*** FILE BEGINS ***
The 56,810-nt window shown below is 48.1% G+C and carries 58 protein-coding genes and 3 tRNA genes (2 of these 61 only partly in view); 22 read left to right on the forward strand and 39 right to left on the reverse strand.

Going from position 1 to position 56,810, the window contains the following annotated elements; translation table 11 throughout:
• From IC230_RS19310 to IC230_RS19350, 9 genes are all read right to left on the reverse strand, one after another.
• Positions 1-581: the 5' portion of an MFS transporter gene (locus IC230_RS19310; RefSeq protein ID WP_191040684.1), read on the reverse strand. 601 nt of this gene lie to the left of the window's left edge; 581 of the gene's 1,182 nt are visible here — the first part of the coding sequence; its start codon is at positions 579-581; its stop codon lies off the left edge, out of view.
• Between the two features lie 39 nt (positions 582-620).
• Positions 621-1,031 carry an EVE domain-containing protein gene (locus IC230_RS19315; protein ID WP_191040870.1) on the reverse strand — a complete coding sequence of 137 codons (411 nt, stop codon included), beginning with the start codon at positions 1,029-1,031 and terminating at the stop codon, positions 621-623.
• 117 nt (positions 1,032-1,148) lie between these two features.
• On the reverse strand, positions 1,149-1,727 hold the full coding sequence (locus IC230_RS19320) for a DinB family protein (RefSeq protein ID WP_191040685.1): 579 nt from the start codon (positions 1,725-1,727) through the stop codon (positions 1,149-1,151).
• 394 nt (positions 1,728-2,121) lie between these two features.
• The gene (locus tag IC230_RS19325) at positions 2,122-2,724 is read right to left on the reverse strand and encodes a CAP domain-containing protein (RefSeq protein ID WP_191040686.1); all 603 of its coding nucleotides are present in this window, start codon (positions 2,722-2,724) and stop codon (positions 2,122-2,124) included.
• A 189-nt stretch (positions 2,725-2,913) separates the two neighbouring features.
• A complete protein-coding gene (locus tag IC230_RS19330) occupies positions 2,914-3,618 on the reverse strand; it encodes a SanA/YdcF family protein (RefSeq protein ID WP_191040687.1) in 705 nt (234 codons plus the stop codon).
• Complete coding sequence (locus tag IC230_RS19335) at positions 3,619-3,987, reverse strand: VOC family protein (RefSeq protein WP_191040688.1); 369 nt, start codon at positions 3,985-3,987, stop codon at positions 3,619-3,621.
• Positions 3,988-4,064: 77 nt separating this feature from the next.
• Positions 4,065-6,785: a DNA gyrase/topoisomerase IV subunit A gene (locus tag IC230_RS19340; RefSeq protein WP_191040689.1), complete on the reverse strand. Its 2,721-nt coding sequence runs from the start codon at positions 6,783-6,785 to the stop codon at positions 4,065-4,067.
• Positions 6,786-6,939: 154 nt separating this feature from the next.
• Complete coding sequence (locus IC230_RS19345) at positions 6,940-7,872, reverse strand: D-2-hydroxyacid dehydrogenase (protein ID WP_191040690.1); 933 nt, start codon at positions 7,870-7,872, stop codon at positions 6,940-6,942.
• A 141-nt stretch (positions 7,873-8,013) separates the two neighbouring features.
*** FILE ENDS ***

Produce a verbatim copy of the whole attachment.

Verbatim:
The 56,810-nt window shown below is 48.1% G+C and carries 58 protein-coding genes and 3 tRNA genes (2 of these 61 only partly in view); 22 read left to right on the forward strand and 39 right to left on the reverse strand.

Going from position 1 to position 56,810, the window contains the following annotated elements; translation table 11 throughout:
• From IC230_RS19310 to IC230_RS19350, 9 genes are all read right to left on the reverse strand, one after another.
• Positions 1-581: the 5' portion of an MFS transporter gene (locus IC230_RS19310; RefSeq protein ID WP_191040684.1), read on the reverse strand. 601 nt of this gene lie to the left of the window's left edge; 581 of the gene's 1,182 nt are visible here — the first part of the coding sequence; its start codon is at positions 579-581; its stop codon lies off the left edge, out of view.
• Between the two features lie 39 nt (positions 582-620).
• Positions 621-1,031 carry an EVE domain-containing protein gene (locus IC230_RS19315; protein ID WP_191040870.1) on the reverse strand — a complete coding sequence of 137 codons (411 nt, stop codon included), beginning with the start codon at positions 1,029-1,031 and terminating at the stop codon, positions 621-623.
• 117 nt (positions 1,032-1,148) lie between these two features.
• On the reverse strand, positions 1,149-1,727 hold the full coding sequence (locus IC230_RS19320) for a DinB family protein (RefSeq protein ID WP_191040685.1): 579 nt from the start codon (positions 1,725-1,727) through the stop codon (positions 1,149-1,151).
• 394 nt (positions 1,728-2,121) lie between these two features.
• The gene (locus tag IC230_RS19325) at positions 2,122-2,724 is read right to left on the reverse strand and encodes a CAP domain-containing protein (RefSeq protein ID WP_191040686.1); all 603 of its coding nucleotides are present in this window, start codon (positions 2,722-2,724) and stop codon (positions 2,122-2,124) included.
• A 189-nt stretch (positions 2,725-2,913) separates the two neighbouring features.
• A complete protein-coding gene (locus tag IC230_RS19330) occupies positions 2,914-3,618 on the reverse strand; it encodes a SanA/YdcF family protein (RefSeq protein ID WP_191040687.1) in 705 nt (234 codons plus the stop codon).
• Complete coding sequence (locus tag IC230_RS19335) at positions 3,619-3,987, reverse strand: VOC family protein (RefSeq protein WP_191040688.1); 369 nt, start codon at positions 3,985-3,987, stop codon at positions 3,619-3,621.
• Positions 3,988-4,064: 77 nt separating this feature from the next.
• Positions 4,065-6,785: a DNA gyrase/topoisomerase IV subunit A gene (locus tag IC230_RS19340; RefSeq protein WP_191040689.1), complete on the reverse strand. Its 2,721-nt coding sequence runs from the start codon at positions 6,783-6,785 to the stop codon at positions 4,065-4,067.
• Positions 6,786-6,939: 154 nt separating this feature from the next.
• Complete coding sequence (locus IC230_RS19345) at positions 6,940-7,872, reverse strand: D-2-hydroxyacid dehydrogenase (protein ID WP_191040690.1); 933 nt, start codon at positions 7,870-7,872, stop codon at positions 6,940-6,942.
• A 141-nt stretch (positions 7,873-8,013) separates the two neighbouring features.